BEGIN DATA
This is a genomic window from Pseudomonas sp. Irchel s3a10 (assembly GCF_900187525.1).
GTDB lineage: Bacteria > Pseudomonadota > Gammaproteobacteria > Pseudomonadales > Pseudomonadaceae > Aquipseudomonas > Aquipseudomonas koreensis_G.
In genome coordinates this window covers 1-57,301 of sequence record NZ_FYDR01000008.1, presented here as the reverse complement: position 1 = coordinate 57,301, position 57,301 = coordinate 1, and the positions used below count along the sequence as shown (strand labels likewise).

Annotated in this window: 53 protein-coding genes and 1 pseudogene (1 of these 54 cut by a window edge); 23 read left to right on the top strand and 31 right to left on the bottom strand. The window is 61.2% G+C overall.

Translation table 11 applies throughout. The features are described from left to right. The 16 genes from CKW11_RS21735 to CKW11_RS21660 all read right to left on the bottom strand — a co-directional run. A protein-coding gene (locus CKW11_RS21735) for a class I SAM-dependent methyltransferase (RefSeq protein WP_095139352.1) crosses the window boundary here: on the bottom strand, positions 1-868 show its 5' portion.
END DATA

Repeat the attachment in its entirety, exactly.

This is a genomic window from Pseudomonas sp. Irchel s3a10 (assembly GCF_900187525.1).
GTDB lineage: Bacteria > Pseudomonadota > Gammaproteobacteria > Pseudomonadales > Pseudomonadaceae > Aquipseudomonas > Aquipseudomonas koreensis_G.
In genome coordinates this window covers 1-57,301 of sequence record NZ_FYDR01000008.1, presented here as the reverse complement: position 1 = coordinate 57,301, position 57,301 = coordinate 1, and the positions used below count along the sequence as shown (strand labels likewise).

Annotated in this window: 53 protein-coding genes and 1 pseudogene (1 of these 54 cut by a window edge); 23 read left to right on the top strand and 31 right to left on the bottom strand. The window is 61.2% G+C overall.

Translation table 11 applies throughout. The features are described from left to right. The 16 genes from CKW11_RS21735 to CKW11_RS21660 all read right to left on the bottom strand — a co-directional run. A protein-coding gene (locus CKW11_RS21735) for a class I SAM-dependent methyltransferase (RefSeq protein WP_095139352.1) crosses the window boundary here: on the bottom strand, positions 1-868 show its 5' portion.